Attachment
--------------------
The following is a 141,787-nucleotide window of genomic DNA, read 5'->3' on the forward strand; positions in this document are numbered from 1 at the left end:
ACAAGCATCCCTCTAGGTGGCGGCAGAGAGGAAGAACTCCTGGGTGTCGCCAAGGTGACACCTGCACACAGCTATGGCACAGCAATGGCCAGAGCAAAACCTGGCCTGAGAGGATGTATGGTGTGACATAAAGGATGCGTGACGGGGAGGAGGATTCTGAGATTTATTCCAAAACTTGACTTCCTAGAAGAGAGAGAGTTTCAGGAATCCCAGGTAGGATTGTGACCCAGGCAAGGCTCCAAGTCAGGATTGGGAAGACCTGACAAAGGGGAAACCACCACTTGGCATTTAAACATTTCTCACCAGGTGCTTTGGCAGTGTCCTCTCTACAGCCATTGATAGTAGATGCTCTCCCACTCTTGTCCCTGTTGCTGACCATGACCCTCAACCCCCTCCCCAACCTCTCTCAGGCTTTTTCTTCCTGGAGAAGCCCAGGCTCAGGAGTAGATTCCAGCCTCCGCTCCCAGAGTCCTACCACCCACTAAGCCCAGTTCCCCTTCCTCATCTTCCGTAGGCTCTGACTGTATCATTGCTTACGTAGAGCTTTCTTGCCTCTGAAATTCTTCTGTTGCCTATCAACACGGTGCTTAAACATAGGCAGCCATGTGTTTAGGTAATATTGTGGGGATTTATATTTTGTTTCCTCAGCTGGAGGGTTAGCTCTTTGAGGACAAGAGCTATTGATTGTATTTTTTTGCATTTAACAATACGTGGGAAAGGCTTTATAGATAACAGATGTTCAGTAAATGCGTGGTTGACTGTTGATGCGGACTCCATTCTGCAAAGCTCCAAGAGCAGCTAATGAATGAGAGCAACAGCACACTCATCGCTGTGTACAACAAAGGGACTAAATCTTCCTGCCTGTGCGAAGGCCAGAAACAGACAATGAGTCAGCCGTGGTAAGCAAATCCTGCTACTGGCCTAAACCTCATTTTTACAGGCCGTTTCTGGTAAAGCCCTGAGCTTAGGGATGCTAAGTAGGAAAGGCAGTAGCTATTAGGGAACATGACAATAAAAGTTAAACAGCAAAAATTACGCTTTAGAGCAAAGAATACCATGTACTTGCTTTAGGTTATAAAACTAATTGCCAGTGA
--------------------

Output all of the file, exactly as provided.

The following is a 141,787-nucleotide window of genomic DNA, read 5'->3' on the forward strand; positions in this document are numbered from 1 at the left end:
ACAAGCATCCCTCTAGGTGGCGGCAGAGAGGAAGAACTCCTGGGTGTCGCCAAGGTGACACCTGCACACAGCTATGGCACAGCAATGGCCAGAGCAAAACCTGGCCTGAGAGGATGTATGGTGTGACATAAAGGATGCGTGACGGGGAGGAGGATTCTGAGATTTATTCCAAAACTTGACTTCCTAGAAGAGAGAGAGTTTCAGGAATCCCAGGTAGGATTGTGACCCAGGCAAGGCTCCAAGTCAGGATTGGGAAGACCTGACAAAGGGGAAACCACCACTTGGCATTTAAACATTTCTCACCAGGTGCTTTGGCAGTGTCCTCTCTACAGCCATTGATAGTAGATGCTCTCCCACTCTTGTCCCTGTTGCTGACCATGACCCTCAACCCCCTCCCCAACCTCTCTCAGGCTTTTTCTTCCTGGAGAAGCCCAGGCTCAGGAGTAGATTCCAGCCTCCGCTCCCAGAGTCCTACCACCCACTAAGCCCAGTTCCCCTTCCTCATCTTCCGTAGGCTCTGACTGTATCATTGCTTACGTAGAGCTTTCTTGCCTCTGAAATTCTTCTGTTGCCTATCAACACGGTGCTTAAACATAGGCAGCCATGTGTTTAGGTAATATTGTGGGGATTTATATTTTGTTTCCTCAGCTGGAGGGTTAGCTCTTTGAGGACAAGAGCTATTGATTGTATTTTTTTGCATTTAACAATACGTGGGAAAGGCTTTATAGATAACAGATGTTCAGTAAATGCGTGGTTGACTGTTGATGCGGACTCCATTCTGCAAAGCTCCAAGAGCAGCTAATGAATGAGAGCAACAGCACACTCATCGCTGTGTACAACAAAGGGACTAAATCTTCCTGCCTGTGCGAAGGCCAGAAACAGACAATGAGTCAGCCGTGGTAAGCAAATCCTGCTACTGGCCTAAACCTCATTTTTACAGGCCGTTTCTGGTAAAGCCCTGAGCTTAGGGATGCTAAGTAGGAAAGGCAGTAGCTATTAGGGAACATGACAATAAAAGTTAAACAGCAAAAATTACGCTTTAGAGCAAAGAATACCATGTACTTGCTTTAGGTTATAAAACTAATTGCCAGTGA